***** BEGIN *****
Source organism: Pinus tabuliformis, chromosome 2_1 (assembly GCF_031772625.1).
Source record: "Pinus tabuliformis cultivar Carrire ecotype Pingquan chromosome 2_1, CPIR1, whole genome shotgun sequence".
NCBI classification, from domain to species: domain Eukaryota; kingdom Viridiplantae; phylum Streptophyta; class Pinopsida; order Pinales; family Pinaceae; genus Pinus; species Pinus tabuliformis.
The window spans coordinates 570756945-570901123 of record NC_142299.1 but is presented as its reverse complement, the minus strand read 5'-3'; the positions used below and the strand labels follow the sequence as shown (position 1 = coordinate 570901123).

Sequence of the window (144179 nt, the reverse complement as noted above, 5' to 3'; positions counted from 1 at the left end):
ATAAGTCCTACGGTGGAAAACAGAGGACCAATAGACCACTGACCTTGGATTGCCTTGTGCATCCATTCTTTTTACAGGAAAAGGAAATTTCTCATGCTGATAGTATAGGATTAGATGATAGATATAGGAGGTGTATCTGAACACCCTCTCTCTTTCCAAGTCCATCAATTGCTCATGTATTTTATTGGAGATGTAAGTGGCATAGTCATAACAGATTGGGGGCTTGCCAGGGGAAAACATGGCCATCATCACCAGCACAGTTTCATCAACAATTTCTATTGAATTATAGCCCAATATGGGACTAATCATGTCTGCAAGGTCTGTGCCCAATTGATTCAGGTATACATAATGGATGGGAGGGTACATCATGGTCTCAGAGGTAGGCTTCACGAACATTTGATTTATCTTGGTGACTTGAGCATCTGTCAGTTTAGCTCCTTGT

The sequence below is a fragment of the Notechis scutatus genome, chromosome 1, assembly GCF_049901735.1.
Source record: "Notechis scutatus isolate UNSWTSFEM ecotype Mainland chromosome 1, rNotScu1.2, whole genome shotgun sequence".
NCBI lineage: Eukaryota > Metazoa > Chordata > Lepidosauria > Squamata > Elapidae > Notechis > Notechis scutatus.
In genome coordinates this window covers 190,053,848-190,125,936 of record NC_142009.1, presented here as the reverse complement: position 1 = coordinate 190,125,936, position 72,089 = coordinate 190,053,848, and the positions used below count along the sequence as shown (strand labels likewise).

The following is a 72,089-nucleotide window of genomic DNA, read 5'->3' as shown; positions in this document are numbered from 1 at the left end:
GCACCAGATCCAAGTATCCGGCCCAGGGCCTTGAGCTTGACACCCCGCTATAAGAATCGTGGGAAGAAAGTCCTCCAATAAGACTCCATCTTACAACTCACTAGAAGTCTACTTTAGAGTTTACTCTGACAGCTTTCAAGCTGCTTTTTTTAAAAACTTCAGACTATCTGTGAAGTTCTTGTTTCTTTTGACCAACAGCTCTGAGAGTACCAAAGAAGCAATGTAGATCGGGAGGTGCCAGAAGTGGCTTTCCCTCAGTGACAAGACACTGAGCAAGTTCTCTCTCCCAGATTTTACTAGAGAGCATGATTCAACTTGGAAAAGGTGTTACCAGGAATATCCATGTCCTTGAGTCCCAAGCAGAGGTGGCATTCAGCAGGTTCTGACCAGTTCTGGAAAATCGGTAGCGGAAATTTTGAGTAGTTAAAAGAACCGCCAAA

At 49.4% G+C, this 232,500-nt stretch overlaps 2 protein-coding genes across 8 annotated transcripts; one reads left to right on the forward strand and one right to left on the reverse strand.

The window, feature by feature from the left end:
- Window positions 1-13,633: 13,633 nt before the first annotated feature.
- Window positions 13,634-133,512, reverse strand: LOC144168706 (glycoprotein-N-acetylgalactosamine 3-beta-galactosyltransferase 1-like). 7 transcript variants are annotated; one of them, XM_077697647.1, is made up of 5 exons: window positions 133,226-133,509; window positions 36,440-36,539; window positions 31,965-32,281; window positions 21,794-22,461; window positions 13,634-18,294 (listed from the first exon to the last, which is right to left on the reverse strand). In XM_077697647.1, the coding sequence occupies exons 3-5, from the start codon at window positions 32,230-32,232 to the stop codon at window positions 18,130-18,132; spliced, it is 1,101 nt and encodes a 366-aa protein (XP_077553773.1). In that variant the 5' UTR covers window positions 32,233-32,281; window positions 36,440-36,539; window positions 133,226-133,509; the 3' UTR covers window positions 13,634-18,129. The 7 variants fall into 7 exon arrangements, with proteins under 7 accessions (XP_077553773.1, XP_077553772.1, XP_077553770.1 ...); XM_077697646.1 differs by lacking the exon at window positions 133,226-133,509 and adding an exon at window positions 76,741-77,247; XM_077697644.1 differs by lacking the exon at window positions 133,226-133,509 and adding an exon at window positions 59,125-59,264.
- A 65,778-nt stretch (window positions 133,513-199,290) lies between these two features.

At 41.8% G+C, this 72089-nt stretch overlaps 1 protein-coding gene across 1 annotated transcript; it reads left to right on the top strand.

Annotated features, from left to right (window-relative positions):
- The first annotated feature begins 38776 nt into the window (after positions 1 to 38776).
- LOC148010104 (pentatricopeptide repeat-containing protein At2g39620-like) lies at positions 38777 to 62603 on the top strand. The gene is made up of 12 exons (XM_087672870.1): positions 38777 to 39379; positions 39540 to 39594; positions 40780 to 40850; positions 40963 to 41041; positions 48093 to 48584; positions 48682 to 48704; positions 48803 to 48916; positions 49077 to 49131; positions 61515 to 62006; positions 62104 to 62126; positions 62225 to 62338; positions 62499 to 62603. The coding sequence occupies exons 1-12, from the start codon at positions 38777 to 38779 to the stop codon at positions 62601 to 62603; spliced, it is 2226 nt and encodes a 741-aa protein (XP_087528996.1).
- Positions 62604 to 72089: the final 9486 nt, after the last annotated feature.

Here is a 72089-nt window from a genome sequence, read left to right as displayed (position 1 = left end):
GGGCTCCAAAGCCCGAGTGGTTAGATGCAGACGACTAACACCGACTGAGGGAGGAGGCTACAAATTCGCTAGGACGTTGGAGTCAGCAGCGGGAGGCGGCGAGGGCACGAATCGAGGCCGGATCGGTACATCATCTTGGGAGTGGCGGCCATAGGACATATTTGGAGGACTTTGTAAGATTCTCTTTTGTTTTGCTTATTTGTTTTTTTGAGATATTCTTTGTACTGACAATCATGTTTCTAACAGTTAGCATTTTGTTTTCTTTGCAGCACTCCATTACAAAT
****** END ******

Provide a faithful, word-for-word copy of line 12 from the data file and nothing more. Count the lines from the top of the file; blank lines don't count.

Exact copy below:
GCACCAGATCCAAGTATCCGGCCCAGGGCCTTGAGCTTGACACCCCGCTATAAGAATCGTGGGAAGAAAGTCCTCCAATAAGACTCCATCTTACAACTCACTAGAAGTCTACTTTAGAGTTTACTCTGACAGCTTTCAAGCTGCTTTTTTTAAAAACTTCAGACTATCTGTGAAGTTCTTGTTTCTTTTGACCAACAGCTCTGAGAGTACCAAAGAAGCAATGTAGATCGGGAGGTGCCAGAAGTGGCTTTCCCTCAGTGACAAGACACTGAGCAAGTTCTCTCTCCCAGATTTTACTAGAGAGCATGATTCAACTTGGAAAAGGTGTTACCAGGAATATCCATGTCCTTGAGTCCCAAGCAGAGGTGGCATTCAGCAGGTTCTGACCAGTTCTGGAAAATCGGTAGCGGAAATTTTGAGTAGTTAAAAGAACCGCCAAA